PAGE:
5 Ways to Celebrate Black American History

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Black History Month is an amazing opportunity to remember to teach our children about the incredible contributions, history and accomplishments of African Americans. When it comes to our younger counterparts, it’s best to mix a little fun in with education to really help them absorb these crucial lessons. The common misconception is that Black History Month is a celebration for African Americans. The truth is Black History stories are American History Stories and should be treated as such. Every child, regardless of race or culture should learn about Black American History. 

Not sure where to begin?

We have put together 5 ways to help you celebrate black history and it's role in  American History. 

 Read a Book, Play a Game

Fill your kid’s library and toy box with books and games that tell the stories of African American history in simple language. For instance, “Her Stories: African American Folktales, Fairy Tales and True Tales” is a collection of folktales which focuses on strong female characters including “Little Girl and Bruh Rabby” or “Catskinella”. And "My First Matching Game: A Memory Game about African Americans" features historic African Americans and offers a fun way of learning about their contributions to American History.

Books and Games aimed at your children's ages will help them grasp concepts, history and events that may be more difficult for you to explain easily. Use books as your tool and guide! You can view more books and games on the Little Proud Kid marketplace to help you celebrate and teach your child the importance of Black History Month.

 Attend a Cultural Event

 Whether you visit a museum dedicated to African American culture, attend a culture event, such as, an Alvin Ailey Dance Theatre performance or watch historic movie, such as Queen of Katwe or Hidden Figures all play a role in introducing children to the rich history that make up a great part of American History. These events can really engage and inspire children since they can see history visually with displays, photos, interactive exhibits and performances. It's also sure to spark conversation and questions - don't be afraid to admit if you are unsure of the answers. There's always the internet where you can learn together or engage a friend to assist.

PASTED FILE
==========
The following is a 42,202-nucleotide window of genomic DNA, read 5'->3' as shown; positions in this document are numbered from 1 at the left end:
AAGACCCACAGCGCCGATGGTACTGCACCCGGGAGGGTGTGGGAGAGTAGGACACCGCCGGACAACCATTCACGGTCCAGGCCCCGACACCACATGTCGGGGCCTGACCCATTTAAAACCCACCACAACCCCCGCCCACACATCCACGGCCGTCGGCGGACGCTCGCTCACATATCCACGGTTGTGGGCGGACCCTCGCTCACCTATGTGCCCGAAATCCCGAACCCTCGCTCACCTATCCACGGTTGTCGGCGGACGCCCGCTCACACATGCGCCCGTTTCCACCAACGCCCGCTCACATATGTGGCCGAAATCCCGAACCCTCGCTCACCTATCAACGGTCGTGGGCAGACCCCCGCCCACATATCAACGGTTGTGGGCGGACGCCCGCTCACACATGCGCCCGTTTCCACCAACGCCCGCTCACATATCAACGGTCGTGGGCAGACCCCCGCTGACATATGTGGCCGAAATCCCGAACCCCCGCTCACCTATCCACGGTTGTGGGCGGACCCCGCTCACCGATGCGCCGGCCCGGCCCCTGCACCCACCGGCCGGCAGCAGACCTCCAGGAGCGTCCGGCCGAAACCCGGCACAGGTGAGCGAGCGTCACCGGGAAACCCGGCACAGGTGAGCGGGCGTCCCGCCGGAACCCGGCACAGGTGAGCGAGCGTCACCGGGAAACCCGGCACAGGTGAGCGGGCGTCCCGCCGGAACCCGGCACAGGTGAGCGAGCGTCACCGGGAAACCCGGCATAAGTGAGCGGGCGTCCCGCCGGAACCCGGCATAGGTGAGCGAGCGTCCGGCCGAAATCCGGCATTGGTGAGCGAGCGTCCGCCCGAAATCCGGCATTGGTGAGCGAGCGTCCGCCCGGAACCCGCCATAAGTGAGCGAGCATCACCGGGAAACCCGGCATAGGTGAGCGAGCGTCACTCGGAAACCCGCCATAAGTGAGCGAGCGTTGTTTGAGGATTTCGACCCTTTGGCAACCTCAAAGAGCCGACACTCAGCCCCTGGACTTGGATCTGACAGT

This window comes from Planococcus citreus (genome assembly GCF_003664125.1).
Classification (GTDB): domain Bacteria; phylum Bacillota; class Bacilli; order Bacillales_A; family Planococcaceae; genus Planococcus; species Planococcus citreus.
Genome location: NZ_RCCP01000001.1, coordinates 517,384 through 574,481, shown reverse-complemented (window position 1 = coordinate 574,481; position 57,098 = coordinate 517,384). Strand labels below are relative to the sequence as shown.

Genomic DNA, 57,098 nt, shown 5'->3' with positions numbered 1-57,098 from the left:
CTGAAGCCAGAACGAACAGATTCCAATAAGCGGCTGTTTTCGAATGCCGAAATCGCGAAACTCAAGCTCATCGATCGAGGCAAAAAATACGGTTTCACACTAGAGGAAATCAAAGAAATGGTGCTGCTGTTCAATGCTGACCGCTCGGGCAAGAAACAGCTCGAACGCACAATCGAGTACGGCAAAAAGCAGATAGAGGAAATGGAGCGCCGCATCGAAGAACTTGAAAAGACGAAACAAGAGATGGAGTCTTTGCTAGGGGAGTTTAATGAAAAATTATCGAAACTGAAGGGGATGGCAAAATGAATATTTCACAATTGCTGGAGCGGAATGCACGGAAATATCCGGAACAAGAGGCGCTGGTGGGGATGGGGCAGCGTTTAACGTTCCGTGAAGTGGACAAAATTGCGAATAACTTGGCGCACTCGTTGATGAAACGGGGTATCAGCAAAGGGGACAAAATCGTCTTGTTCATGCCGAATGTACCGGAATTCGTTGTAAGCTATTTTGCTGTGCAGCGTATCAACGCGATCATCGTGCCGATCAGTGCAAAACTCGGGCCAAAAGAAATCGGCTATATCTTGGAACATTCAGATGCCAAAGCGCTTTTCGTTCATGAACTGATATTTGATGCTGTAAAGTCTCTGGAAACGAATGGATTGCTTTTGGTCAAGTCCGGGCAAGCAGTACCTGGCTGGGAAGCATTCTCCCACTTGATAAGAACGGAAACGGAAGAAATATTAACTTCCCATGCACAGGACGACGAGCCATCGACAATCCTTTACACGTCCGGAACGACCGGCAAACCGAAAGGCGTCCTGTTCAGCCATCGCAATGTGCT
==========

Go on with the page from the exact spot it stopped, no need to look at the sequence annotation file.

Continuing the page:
Listen to Music

Music from Legends, such as Bob Marley whose music is greatly influenced by his African roots, is a sure way to start an impromptu family dance party not to mention a good conversation starter about the history of reggae music. Explore Jazz; Jazz is a music genre that originated among African Americans in New Orleans, United States and the Blues, which originated on the Southern plantations in the 19th Century among slaves, ex-slaves and the descendants of slaves.

 Create a Quiz

Have both you and your child create a quiz for each other with questions related to African-American history and culture. Use this as an opportunity to go over key points you would like to pass on to your child but also allow your child to do their own discoveries and test you; she’ll love any questions she can stump you on and explain the answer to you! 

Have a Poetry Reading

Read “A Pledge to Rescue Our Youth” by Maya Angelou or “I, Too, Sing America” by poet Langston Hughes. While the message might initially be lost on very young children, even toddlers can appreciate the rhythm of words. You can follow up the reading with a couple key points in simple language for their age range. Here’s the famous Langston Hughes poem to get you started:

 

I, too, sing America.

I am the darker brother.

They send me to eat in the kitchen

When company comes,

But I laugh,

And eat well,

And grow strong.

 Tomorrow,

I’ll be at the table

When company comes.

Nobody’ll dare

Say to me,

“Eat in the kitchen,”

Then.

 Besides,

They’ll see how beautiful I am

And be ashamed—

 I, too, am America.

How do you celebrate Black History Month with your children? Let us know by tweeting us @LittleProudKid, post to our Facebook page or mention us on Instagram! To fully embrace Black History Month, both in February and every month visit our Black History Month Collection. for many other products, books and resources.

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February 01, 2017 by Georgia Lobban
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